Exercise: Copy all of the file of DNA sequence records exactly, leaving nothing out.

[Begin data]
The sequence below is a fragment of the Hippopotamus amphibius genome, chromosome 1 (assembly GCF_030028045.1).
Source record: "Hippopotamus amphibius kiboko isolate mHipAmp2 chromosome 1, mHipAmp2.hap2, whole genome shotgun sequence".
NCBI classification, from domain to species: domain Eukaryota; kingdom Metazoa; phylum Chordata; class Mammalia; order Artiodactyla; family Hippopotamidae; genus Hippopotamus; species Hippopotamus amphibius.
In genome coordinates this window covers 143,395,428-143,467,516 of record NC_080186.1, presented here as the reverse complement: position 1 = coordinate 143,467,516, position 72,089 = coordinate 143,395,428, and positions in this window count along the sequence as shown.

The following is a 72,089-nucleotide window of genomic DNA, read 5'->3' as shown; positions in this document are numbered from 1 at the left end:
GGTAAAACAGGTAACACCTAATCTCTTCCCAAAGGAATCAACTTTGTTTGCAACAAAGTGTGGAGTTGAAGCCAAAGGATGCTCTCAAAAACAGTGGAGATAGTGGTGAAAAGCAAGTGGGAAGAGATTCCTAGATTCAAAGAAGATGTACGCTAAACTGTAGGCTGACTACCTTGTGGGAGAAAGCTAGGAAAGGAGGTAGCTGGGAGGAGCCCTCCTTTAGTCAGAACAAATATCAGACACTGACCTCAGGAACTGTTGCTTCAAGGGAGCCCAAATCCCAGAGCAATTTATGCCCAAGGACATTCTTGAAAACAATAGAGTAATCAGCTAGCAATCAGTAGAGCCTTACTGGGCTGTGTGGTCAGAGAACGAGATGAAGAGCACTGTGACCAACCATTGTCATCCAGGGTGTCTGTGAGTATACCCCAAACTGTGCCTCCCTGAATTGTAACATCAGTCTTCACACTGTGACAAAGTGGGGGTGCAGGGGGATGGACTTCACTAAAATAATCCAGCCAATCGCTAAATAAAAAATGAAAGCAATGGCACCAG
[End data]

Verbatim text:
The sequence below is a fragment of the Hippopotamus amphibius genome, chromosome 1 (assembly GCF_030028045.1).
Source record: "Hippopotamus amphibius kiboko isolate mHipAmp2 chromosome 1, mHipAmp2.hap2, whole genome shotgun sequence".
NCBI classification, from domain to species: domain Eukaryota; kingdom Metazoa; phylum Chordata; class Mammalia; order Artiodactyla; family Hippopotamidae; genus Hippopotamus; species Hippopotamus amphibius.
In genome coordinates this window covers 143,395,428-143,467,516 of record NC_080186.1, presented here as the reverse complement: position 1 = coordinate 143,467,516, position 72,089 = coordinate 143,395,428, and positions in this window count along the sequence as shown.

The following is a 72,089-nucleotide window of genomic DNA, read 5'->3' as shown; positions in this document are numbered from 1 at the left end:
GGTAAAACAGGTAACACCTAATCTCTTCCCAAAGGAATCAACTTTGTTTGCAACAAAGTGTGGAGTTGAAGCCAAAGGATGCTCTCAAAAACAGTGGAGATAGTGGTGAAAAGCAAGTGGGAAGAGATTCCTAGATTCAAAGAAGATGTACGCTAAACTGTAGGCTGACTACCTTGTGGGAGAAAGCTAGGAAAGGAGGTAGCTGGGAGGAGCCCTCCTTTAGTCAGAACAAATATCAGACACTGACCTCAGGAACTGTTGCTTCAAGGGAGCCCAAATCCCAGAGCAATTTATGCCCAAGGACATTCTTGAAAACAATAGAGTAATCAGCTAGCAATCAGTAGAGCCTTACTGGGCTGTGTGGTCAGAGAACGAGATGAAGAGCACTGTGACCAACCATTGTCATCCAGGGTGTCTGTGAGTATACCCCAAACTGTGCCTCCCTGAATTGTAACATCAGTCTTCACACTGTGACAAAGTGGGGGTGCAGGGGGATGGACTTCACTAAAATAATCCAGCCAATCGCTAAATAAAAAATGAAAGCAATGGCACCAG